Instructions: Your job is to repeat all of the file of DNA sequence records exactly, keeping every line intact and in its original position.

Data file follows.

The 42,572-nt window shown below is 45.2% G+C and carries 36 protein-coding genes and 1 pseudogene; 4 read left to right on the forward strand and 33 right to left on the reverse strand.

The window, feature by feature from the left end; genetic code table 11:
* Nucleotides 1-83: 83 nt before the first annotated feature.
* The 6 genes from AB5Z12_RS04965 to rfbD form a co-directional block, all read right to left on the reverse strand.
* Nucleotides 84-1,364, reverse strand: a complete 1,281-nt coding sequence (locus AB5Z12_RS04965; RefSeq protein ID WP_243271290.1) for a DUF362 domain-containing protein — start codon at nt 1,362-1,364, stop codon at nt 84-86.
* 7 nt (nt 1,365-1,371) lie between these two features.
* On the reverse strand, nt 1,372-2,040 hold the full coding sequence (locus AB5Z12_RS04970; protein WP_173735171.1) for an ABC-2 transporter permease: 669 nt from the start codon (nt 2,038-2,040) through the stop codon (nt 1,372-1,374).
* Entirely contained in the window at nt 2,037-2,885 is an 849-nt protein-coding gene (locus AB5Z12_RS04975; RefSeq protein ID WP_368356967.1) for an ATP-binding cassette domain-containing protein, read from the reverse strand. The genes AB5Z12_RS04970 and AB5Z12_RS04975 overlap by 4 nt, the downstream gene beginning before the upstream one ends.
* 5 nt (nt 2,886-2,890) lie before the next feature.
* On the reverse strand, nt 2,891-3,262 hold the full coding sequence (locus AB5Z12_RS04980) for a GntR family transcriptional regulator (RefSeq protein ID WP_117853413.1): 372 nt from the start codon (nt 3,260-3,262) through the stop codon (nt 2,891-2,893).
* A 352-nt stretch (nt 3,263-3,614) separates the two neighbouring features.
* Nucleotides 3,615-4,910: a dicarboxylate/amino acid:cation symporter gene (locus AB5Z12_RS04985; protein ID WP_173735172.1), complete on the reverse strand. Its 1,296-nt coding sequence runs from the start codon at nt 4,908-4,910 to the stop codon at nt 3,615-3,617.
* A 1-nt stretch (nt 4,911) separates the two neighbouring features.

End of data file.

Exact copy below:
The 42,572-nt window shown below is 45.2% G+C and carries 36 protein-coding genes and 1 pseudogene; 4 read left to right on the forward strand and 33 right to left on the reverse strand.

The window, feature by feature from the left end; genetic code table 11:
* Nucleotides 1-83: 83 nt before the first annotated feature.
* The 6 genes from AB5Z12_RS04965 to rfbD form a co-directional block, all read right to left on the reverse strand.
* Nucleotides 84-1,364, reverse strand: a complete 1,281-nt coding sequence (locus AB5Z12_RS04965; RefSeq protein ID WP_243271290.1) for a DUF362 domain-containing protein — start codon at nt 1,362-1,364, stop codon at nt 84-86.
* 7 nt (nt 1,365-1,371) lie between these two features.
* On the reverse strand, nt 1,372-2,040 hold the full coding sequence (locus AB5Z12_RS04970; protein WP_173735171.1) for an ABC-2 transporter permease: 669 nt from the start codon (nt 2,038-2,040) through the stop codon (nt 1,372-1,374).
* Entirely contained in the window at nt 2,037-2,885 is an 849-nt protein-coding gene (locus AB5Z12_RS04975; RefSeq protein ID WP_368356967.1) for an ATP-binding cassette domain-containing protein, read from the reverse strand. The genes AB5Z12_RS04970 and AB5Z12_RS04975 overlap by 4 nt, the downstream gene beginning before the upstream one ends.
* 5 nt (nt 2,886-2,890) lie before the next feature.
* On the reverse strand, nt 2,891-3,262 hold the full coding sequence (locus AB5Z12_RS04980) for a GntR family transcriptional regulator (RefSeq protein ID WP_117853413.1): 372 nt from the start codon (nt 3,260-3,262) through the stop codon (nt 2,891-2,893).
* A 352-nt stretch (nt 3,263-3,614) separates the two neighbouring features.
* Nucleotides 3,615-4,910: a dicarboxylate/amino acid:cation symporter gene (locus AB5Z12_RS04985; protein ID WP_173735172.1), complete on the reverse strand. Its 1,296-nt coding sequence runs from the start codon at nt 4,908-4,910 to the stop codon at nt 3,615-3,617.
* A 1-nt stretch (nt 4,911) separates the two neighbouring features.